Book Review

The No-Nonsense Guide to Born-Digital Content

Paul M. Blobaum, MA, MS


Ryan, Heather and Sampson, Walker. The No-Nonsense Guide to Born-Digital Content. London: Facet Publishing; 2018. (No-Nonsense Guide Series). 240 p. $75.00. ISBN: 978-1-78330-195-9.

This publication adds to a growing list of Facet’s No-Nonsense Guides, a series of concise treatments of library and archives topics that are written by experts. Titles in this series give readers an overview and summary of the main points to be considered, along with citations for further reading. Heather Ryan and Walker Sampson address the growing problem of the proverbial gorilla in the room: Librarians are not keeping up with managing the digital materials that are originally created in an electronic format. The print-to-digital transformation has happened so quickly that librarians overall have not kept up with planning for long-term selection, organization, preservation, and access to these materials. While the profession will eventually get to the place that management of “born digital” information will be a core function of archives and libraries, we are not “there” yet.

Ryan and Sampson provide a fine remedy to address this situation. The book is well organized and can be read either as a travel guide, using only the chapters immediately needed, or read cover to cover. Readers should consider reading the “Conclusion” section after the “Introduction,” as the former summarizes what the authors hope they have accomplished, chapter by chapter, and will prepare readers for what is ahead.

While some background and knowledge of archival theory and practices would be helpful in reading this book, it is written for newcomers and nonlibrarians, as well as seasoned professionals. Opaque terminology—such as Respect des fonds, an important principle in archival theory where archival records are grouped according to the original way that they were created or received—are explained, and a useful glossary and list of acronyms are provided before the “Introduction.”

Likewise, some knowledge of computer technology would be helpful, but the authors’ main purpose in writing this book is to dispel the myth that a master’s degree in computer science is needed to do this work. The authors make a lot of effort to discuss the basics of computer technology, including encoding, retrieval, and storage, which are critical for successful planning for born-digital materials. This book provides foundational knowledge that can be built into a career of managing digital content.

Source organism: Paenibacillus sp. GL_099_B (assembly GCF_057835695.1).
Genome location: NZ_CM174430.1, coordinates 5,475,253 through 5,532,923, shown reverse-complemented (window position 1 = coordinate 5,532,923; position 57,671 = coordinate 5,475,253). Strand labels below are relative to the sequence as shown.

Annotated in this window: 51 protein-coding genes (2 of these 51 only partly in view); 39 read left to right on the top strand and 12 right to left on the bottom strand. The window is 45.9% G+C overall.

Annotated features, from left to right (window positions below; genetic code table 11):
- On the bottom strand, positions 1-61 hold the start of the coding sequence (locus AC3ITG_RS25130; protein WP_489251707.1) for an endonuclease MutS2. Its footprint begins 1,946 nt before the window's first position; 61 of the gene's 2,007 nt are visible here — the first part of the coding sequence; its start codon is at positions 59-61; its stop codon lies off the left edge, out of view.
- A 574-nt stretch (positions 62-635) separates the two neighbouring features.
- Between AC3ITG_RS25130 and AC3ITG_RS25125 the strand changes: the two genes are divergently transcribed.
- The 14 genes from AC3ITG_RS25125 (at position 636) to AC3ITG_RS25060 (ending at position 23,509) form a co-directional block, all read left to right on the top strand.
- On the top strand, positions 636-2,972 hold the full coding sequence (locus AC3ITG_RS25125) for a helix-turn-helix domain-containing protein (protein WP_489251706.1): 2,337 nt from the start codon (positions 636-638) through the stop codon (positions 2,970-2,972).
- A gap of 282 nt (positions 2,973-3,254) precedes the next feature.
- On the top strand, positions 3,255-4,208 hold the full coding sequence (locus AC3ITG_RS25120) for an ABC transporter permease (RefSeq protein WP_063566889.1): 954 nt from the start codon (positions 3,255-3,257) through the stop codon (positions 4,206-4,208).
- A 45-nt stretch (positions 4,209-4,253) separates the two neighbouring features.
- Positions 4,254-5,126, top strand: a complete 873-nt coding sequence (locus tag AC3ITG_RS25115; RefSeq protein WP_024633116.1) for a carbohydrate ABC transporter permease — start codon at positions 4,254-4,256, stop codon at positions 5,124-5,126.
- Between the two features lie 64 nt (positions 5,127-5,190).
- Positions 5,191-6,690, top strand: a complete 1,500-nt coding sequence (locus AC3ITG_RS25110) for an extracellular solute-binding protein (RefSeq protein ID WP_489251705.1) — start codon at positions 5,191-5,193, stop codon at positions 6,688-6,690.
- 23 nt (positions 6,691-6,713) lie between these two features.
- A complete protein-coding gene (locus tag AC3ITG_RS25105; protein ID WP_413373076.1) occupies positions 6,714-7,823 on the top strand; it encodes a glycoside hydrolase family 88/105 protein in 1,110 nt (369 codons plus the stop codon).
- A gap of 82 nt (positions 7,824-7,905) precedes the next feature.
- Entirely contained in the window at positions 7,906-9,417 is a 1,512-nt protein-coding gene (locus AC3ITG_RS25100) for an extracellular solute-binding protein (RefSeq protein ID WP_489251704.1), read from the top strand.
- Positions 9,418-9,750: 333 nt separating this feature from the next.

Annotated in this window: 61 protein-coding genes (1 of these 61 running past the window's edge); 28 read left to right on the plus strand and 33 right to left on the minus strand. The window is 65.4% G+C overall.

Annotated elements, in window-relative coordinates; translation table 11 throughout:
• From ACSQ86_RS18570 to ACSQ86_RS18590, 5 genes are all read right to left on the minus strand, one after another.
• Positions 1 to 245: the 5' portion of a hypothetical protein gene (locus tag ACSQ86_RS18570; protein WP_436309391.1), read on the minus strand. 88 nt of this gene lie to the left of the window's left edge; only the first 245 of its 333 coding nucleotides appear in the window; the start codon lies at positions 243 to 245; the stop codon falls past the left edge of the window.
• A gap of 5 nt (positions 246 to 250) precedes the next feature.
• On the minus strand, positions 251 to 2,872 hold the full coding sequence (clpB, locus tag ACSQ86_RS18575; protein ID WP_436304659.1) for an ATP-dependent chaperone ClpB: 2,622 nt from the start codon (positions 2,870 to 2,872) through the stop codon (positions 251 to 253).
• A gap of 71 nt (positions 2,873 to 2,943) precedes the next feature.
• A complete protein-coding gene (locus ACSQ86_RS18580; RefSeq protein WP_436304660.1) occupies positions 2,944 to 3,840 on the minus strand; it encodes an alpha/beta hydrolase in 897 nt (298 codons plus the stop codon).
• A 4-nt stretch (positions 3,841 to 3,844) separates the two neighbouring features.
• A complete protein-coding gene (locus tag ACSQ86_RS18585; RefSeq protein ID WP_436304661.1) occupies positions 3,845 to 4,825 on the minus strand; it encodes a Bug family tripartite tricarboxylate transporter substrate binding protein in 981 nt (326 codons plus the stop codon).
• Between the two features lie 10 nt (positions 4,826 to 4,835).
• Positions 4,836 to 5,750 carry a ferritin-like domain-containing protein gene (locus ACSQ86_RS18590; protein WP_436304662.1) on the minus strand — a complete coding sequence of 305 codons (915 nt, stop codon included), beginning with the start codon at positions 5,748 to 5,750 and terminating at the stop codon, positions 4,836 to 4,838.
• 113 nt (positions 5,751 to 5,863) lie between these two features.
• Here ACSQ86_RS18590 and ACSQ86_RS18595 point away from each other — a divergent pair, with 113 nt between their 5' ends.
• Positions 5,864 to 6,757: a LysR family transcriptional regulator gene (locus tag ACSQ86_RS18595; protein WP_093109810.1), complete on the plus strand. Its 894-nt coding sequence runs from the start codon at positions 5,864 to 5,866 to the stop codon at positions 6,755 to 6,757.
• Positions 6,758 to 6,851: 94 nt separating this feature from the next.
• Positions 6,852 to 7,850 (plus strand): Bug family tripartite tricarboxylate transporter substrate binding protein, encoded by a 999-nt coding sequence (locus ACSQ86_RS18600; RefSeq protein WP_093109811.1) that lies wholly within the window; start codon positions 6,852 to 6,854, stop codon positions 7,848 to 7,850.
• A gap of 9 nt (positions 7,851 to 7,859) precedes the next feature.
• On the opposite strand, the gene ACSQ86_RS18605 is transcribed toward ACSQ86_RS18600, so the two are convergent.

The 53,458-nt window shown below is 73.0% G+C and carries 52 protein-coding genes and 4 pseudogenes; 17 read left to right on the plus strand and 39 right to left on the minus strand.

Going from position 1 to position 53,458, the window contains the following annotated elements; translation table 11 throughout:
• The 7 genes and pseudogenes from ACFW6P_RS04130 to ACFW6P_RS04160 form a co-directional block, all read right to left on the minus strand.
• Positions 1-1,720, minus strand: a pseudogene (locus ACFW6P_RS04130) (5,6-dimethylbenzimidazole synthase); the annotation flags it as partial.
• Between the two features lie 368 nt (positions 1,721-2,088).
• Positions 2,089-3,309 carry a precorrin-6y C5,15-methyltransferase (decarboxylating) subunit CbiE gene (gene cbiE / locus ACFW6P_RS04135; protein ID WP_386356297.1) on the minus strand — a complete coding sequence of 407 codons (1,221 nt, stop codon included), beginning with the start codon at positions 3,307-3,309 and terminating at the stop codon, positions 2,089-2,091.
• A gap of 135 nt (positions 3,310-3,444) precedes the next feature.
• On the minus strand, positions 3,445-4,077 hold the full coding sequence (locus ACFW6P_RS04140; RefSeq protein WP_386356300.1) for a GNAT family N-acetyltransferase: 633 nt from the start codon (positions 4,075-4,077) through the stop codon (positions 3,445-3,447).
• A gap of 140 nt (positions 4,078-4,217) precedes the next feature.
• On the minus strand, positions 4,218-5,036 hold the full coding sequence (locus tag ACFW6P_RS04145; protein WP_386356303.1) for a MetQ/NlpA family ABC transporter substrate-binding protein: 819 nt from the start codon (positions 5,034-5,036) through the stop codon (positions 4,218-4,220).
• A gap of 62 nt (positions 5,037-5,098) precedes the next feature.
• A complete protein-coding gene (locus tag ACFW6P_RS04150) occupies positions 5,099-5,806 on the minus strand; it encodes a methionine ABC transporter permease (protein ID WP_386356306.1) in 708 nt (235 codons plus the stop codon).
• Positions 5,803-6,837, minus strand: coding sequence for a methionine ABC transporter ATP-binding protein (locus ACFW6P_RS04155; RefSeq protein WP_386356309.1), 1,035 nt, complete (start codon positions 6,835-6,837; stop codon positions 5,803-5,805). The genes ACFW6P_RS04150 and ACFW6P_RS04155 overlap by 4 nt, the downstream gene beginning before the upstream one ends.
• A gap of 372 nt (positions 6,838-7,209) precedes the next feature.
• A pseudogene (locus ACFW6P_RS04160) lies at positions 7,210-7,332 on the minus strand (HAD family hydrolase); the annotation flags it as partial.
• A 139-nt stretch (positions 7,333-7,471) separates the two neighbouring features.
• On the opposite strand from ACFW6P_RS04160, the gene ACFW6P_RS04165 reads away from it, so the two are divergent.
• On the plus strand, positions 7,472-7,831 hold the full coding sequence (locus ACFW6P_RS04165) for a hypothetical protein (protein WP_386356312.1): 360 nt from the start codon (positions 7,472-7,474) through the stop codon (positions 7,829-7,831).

The book has seven chapters. Chapter 1, “Digital Information Basics,” reviews the basics of computer technology (ones and zeros) and how information is encoded digitally and how it is stored and retrieved in various mediums. Chapter 2, “Selection,” reviews the types of born-digital materials that could be acquired at an institution and discusses policy development. Chapter 3, “Acquisition, Accessioning, and Ingest,” sets forth principles to consider in acquiring content. Chapter 4, “Description,” addresses the collection of metadata and schema. Chapter 5, “Digital Preservation Storage and Strategies,” summarizes preservation practices and planning and budgeting for digital preservation. Chapter 6, “Access,” discusses access policy and legal consideration. Chapter 7, “Designing and Implementing Workflows,” helps readers understand how to do this work in the most productive and cost-effective way.

The potential audience for this book is very broad. This book is an important contribution to librarianship and archive fields, as there has been no comparable monograph published in English about the subject of collecting and providing access to locally created born-digital materials. Librarians who are working with digitization projects of print-to-digital will benefit from this book as well, as the basics of planning for preservation and practical advice on how to back up files and check their fidelity is shared. The discussion of workflows will also be informative.

In addition to the library and archives fields, this book would be helpful to interprofessional work team members, particularly information technology (IT) professionals who are working on these issues at their institutions. Also, archivists and librarians who are advocating for resources to adequately address the need to acquire and preserve born-digital materials that are proliferating across their institutions will want to buy a copy of this book for their deans and directors, and refer to it often in their planning processes. Finally, information managers in organizations that are struggling to handle the growing hoards of files on their servers may find this book useful.

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Paul M. Blobaum, MA, MS,, University Library, Governors State University, University Park, IL

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Journal of the Medical Library Association, VOLUME 107, NUMBER 2, April 2019